Gephi Guidelines for Cuneiform Archives. Part 2: Cleaning your Dataset


This is Part 2 in a series of blog posts that describe how to use Gephi for social network analysis (SNA) when using cuneiform sources. This blog post describes how to clean up a dataset acquired from Prosobab (, but it can also be helpful for other datasets.

Part 1: Acquiring a Dataset via Prosobab
Part 2: Cleaning your Dataset
Part 3: Data Preparation for Gephi
Part 4: Data Import for a 2-mode Network
Part 5: Transforming a 2-mode Network into a 1-mode Network

See also the theoretical guide that describes how Assyriologists can apply SNA to cuneiform sources — Social Network Analysis and Cuneiform Archives.


By following the steps described in the box below, you will end up with a clean standard dataset that forms the basis of Social Network Analysis data. In case you work with another program than Gephi (e.g. Vizone or UCINET), then this might be all you need to do with your data in terms of cleaning it up and preparation for import. If you choose to use Gephi, then you need additional data preparation that is described in Part 3: Data Preparation for Gephi.

Tips for cleaning up Prosobab data in Excel:
1. Filter your data

By using the filter, you will not mess up your data.

There are two ways to filter your data:

a) Select all tables and rows (Ctrl+A) and select the tab Home > Sort&Filter > Filter.

b) From the menu bar of the program, select the tab Data > Autofilter.

Filtered data columns get little buttons with arrows next to their heading and they will keep the information in one row together when any of the columns is reordered.

2. Delete the duplicates of the documents

Your data might contain documents which are written on two or more cuneiform tablets (i.e. copies). If you downloaded the data from Prosobab, then the duplicates are found in those rows which contain no name attestations and therefore no individuals, and are marked with a “-” for Personal name, Patronym and Family name. Such duplicate tablets without name attestations should automatically be the first rows of your data unless you have reordered it. It is better to delete them now as they will not add to your network but might complicate the results you will see.

3. Clean up the Type and objects column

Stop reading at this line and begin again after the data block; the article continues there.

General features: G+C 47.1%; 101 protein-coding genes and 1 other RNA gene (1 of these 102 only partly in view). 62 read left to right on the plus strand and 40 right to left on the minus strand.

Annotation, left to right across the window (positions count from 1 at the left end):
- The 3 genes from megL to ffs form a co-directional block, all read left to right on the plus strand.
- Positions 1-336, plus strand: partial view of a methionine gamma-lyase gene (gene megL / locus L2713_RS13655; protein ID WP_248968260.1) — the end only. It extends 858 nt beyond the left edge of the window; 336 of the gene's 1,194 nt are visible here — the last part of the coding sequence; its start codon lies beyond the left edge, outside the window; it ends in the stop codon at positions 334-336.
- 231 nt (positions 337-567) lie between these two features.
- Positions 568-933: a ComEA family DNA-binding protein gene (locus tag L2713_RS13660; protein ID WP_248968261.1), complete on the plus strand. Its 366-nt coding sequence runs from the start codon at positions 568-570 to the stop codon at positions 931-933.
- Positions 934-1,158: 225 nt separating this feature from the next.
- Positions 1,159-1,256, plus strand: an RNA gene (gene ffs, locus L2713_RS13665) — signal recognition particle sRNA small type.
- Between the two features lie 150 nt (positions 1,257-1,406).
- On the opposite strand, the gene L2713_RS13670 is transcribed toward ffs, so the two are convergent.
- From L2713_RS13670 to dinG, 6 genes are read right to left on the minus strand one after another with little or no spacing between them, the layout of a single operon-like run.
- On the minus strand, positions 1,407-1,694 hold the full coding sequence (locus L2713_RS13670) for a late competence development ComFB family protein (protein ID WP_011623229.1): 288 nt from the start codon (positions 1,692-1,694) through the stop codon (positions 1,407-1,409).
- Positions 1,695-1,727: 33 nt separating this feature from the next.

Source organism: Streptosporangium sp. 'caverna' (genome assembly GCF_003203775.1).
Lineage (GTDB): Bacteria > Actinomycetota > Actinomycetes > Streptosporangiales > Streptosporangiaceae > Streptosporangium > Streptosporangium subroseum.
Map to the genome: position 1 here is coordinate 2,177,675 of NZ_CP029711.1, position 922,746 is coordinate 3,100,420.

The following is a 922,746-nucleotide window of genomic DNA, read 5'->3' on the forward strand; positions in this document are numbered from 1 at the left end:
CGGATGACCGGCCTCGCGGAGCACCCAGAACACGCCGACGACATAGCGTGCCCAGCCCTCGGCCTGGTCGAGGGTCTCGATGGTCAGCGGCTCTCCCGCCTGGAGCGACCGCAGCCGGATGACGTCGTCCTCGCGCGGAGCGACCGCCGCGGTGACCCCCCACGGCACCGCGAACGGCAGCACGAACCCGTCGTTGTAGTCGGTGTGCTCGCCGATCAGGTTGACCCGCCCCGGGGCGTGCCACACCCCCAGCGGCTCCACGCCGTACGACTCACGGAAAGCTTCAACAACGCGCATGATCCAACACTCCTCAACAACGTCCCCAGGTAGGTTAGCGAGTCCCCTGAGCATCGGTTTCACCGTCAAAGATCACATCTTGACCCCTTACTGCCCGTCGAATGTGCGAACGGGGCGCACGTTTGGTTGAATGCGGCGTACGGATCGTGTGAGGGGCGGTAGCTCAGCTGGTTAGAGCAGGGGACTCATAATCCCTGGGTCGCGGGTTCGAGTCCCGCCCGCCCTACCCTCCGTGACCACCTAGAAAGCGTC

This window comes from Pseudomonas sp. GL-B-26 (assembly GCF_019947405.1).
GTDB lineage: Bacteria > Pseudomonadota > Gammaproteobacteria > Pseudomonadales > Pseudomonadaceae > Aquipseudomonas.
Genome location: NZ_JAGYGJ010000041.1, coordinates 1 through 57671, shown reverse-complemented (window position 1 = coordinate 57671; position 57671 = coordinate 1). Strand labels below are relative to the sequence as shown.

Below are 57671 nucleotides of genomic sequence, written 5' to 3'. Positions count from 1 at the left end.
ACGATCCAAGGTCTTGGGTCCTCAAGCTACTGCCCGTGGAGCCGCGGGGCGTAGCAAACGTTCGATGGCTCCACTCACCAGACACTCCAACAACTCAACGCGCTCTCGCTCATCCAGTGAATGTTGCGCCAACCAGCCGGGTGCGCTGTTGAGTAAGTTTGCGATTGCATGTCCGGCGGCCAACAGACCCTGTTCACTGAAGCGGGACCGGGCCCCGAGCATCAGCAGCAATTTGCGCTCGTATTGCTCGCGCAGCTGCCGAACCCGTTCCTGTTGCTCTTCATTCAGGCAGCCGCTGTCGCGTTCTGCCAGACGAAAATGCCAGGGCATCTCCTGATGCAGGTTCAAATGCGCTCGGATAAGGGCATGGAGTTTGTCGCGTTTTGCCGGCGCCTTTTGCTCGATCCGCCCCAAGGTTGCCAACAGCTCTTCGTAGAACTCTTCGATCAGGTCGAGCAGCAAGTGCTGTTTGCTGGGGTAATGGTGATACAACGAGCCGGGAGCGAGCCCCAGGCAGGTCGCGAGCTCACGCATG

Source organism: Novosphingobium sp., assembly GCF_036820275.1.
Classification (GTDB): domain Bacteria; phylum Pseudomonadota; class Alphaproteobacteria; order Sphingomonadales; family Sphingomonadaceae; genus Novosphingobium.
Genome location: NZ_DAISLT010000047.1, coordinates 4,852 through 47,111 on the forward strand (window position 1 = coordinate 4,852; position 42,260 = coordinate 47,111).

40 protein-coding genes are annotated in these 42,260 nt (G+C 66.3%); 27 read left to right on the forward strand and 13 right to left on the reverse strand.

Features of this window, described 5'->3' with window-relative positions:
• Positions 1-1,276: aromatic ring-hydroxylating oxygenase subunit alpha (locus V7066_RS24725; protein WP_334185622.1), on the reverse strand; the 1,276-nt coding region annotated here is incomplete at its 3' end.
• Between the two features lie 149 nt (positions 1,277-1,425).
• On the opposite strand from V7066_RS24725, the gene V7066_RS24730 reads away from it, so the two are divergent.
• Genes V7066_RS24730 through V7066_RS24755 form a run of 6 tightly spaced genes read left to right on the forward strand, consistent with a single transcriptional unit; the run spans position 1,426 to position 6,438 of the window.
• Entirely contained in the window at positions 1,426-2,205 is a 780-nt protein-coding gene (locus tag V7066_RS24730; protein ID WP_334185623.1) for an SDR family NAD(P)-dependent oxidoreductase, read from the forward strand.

In the search screen of Prosobab, the Type and objects are combined. That is why the word “Subtype” finds itself before the document subtype, i.e. “subtypepromissory note” or “subtypeoath”. If you were to display the subtype of the document in Gephi as an edge, the lengthy descriptions can make the graph crowded. You can skip this step if that does not concern you.

1) Select the whole column of Type and objects.

2) Click on the tab Edit > Find > Replace

3) Type in “Subtype” (without quotation marks) and replace it with nothing by using the “Replace All” button.

4. Delete Probability column

This column will be exported from Prosobab automatically with the PID column, but you will not need it.

5. Delete the kings

These are not individuals who actually interact within the document — they are merely mentioned as part of the date formulae or in the oaths.

1) Reorder the column Role alphabetically.

2) Delete all rows that contain roles “king in date” or “king in oath”.

6. Check the PID numbers

In principle, the public data in Prosobab has all the name attestations identified as individuals. However, you should check if all your name attestations have an entry (i.e. a number) in the PID column.

1) Reorder PID column and check what is the highest number used.

2) Give even a higher unique number to those individuals who do not have a PID number.

7. Merging the columns with names

If you downloaded your data from Prosobab, you will have the names of the individuals in three columns (Name, Patronym, Family name). These should be merged into one. According to Assyriological convention, a person’s full name is e.g. written as Bēl-rēmanni/Mušebši-Marduk//Šangû-Šamaš, which is read as Bēl-rēmanni, son of Mušebši-Marduk, descendant of Šangû-Šamaš (family).

Excel can combine the data from several columns with a formula. To do this, follow the steps below that describe how to use the ampersand symbol (&) for merging cells: 

1) Create another column as the first column of the sheet.

2) Use the formula to merge cells.

> Select the cell A1 in the empty column you created.

> In this cell, type = and select personal name from this row.

> Type &”/”& and select patronym from this row.

> Type &”//”& and select family name from this row.

Your full formula should look like this: =B2&”/”&C2&”//”&D2. 

> Press “enter”. Now the three columns should be combined in the column in which you entered the formula. 


3) Apply the formula to the rest of the column. Click on the cell which now holds a successful combination of names, and drag the cell down to fill the whole column with merged values.

4) Copy the columns as values not formulas. The merged column might cause problems because it relies on formulas. Create another column to copy this data into. Note that you have to copy the values, not the formulas, into this new column. To do this, select all the rows containing formulas, and click on the newly created empty column. Then go to the main menu and select Edit > PasteSpecial… > a new window will open. From there, click on the button Values. This pastes the values of the merged columns into a newly created column. By this point, you are ready to delete both the column with the formulas and the original columns which you used to merge your data.

5) Select all data (Ctrl + A) and put a Filter on it again!

Now that the initial cleaning of your data is done, you can continue with data preparation for Gephi in Part 3.

If you encounter any problems or find information that needs to be updated, you can let me know via email: m.seire[at]

Author: Maarja Seire
Published on 28 January 2020